I really like the grainy uneven quality that comes out when light is behind this image. Without the light it is much flatter. On a wall, or my drawing board, all you can see is the pastel powder, so the drawing is dense and velvety, but flat.

Then I tried the same image, but in watercolour paint on the tracing paper.


I wanted to try different methods of reworking the ‘lost’ cine frames, and my tutor pointed out that tracing paper might be a good surface, as it is translucent in a similar way to celluloid and you can paint or pastel on to it. She is right – but I find it hard to believe it can hold paint or pastel well when it seems so thin and brittle. Only one way to find out.

I tape sheets of a4 tracing paper to a board. I want to make small versions of the cine frames, and I think it will be good to see how different materials sit on the paper while I’m working. I know I’m likely to scuff images as I work round the board, but having a kind of system seems a good way to force myself to concentrate and stick with this process of making and comparing, while I continue to think about where this project is going.

So I start in soft pastel again. I’m using very soft Unison pastels, which are very dry and crumbly on this brittle paper. The colours might be slightly different, as I left the box I used (for the last big pastel version in my previous post) in my studio space at Uni, and I’m working at home. Smudging them is a clumsy business. I’m hoping that I can get more of the contrast between heavy black pigment, and the translucence of the melted bubbles of celluloid.

I used a good dose of hairspray to try and fix the pastel. I also took off some areas with cotton buds to try and give more transparency where the bubbles are. Here’s a bigger image:

When it’s really dry I’ll peel it off to see whether this has worked. Then I will make the same image using other mediums on the tracing paper. I’m planning watercolour, water-soluble ink blocks, oil pastel. I’m also considering other surfaces to work on.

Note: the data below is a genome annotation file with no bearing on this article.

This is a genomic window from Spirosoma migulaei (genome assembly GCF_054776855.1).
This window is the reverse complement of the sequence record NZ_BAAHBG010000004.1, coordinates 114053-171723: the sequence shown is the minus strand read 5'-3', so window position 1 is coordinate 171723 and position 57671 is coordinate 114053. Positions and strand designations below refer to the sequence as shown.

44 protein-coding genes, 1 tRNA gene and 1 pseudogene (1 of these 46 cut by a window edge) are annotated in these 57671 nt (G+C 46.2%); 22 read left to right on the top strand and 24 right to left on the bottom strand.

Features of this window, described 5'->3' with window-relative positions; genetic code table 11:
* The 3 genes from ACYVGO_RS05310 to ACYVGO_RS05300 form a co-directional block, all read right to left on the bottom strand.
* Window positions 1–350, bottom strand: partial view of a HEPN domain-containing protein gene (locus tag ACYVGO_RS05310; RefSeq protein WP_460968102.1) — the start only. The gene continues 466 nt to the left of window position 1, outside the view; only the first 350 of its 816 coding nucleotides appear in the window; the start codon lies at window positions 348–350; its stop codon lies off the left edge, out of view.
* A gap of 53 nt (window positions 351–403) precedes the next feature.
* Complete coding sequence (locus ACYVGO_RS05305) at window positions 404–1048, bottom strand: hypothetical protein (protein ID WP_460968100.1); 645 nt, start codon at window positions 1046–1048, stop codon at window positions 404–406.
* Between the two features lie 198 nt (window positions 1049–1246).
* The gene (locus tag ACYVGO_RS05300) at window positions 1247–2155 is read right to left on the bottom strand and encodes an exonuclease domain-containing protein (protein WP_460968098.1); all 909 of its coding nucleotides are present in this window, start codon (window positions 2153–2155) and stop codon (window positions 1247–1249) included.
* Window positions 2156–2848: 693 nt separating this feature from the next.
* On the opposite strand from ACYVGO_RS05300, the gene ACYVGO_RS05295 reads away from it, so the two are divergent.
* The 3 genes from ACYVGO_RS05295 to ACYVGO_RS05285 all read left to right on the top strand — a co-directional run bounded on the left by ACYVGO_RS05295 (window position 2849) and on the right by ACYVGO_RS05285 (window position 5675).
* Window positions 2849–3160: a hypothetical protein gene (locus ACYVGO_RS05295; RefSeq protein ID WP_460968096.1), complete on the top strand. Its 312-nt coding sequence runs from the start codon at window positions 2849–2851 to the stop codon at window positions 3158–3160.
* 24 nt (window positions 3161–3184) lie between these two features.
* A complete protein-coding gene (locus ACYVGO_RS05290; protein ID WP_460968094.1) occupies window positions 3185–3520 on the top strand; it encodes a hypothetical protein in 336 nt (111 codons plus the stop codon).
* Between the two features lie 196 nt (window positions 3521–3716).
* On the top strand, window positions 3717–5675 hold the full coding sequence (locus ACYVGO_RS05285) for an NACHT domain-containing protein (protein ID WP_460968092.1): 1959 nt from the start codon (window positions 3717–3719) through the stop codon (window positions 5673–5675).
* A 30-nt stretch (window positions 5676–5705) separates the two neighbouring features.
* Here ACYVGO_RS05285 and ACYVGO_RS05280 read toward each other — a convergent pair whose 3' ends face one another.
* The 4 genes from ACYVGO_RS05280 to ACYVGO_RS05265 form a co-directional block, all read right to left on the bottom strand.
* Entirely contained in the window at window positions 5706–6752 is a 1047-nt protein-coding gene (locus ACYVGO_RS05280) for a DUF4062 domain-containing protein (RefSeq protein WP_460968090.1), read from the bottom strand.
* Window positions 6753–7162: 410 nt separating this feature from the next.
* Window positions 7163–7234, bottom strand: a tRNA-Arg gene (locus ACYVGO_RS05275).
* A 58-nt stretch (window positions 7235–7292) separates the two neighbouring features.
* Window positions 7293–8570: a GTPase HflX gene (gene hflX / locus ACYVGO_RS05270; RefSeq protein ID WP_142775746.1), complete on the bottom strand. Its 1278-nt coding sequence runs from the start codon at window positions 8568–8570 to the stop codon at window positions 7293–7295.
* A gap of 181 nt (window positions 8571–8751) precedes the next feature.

I’m feeling more focused now. The idea of trying to represent multilayered narratives or lost narratives visually has felt slippery, as if I’m trying to make concrete something that only has magic because it is etherial. But being methodical doesn’t feel wrong. Maybe this is because a methodical process echoes the repetition of the frames that happens when these cine films are shown.


I am working on the cine films again. I thought I would look at images that repeat signifying the narrator/film maker. I made screen shots of the animals and birds that one particular film maker habitually filmed. These would make good wistful paintings, rather like the children paddling scene that heads up this blog.

While I was reviewing the cine films and thinking about the images and perceptions they involved, I also considered the lost images and narratives recorded in the damaged frames, so I took screenshots of a selections of these too.

These damaged frames say more about the nature of the cine film narrative experience than the animals and birds above. I decide to see how I can reflect this by working on these images in other ways. First: engines, burned image with soft pastels:

I enjoyed making this work, but the texture does nothing to communicate any lost narrative. I decide to try a quick version in watercolour:

I think this does more to convey the un-fixed quality of the lost narrative that I’m after. It doesn’t look much like the original frame screenshot, though. Need to try more methods.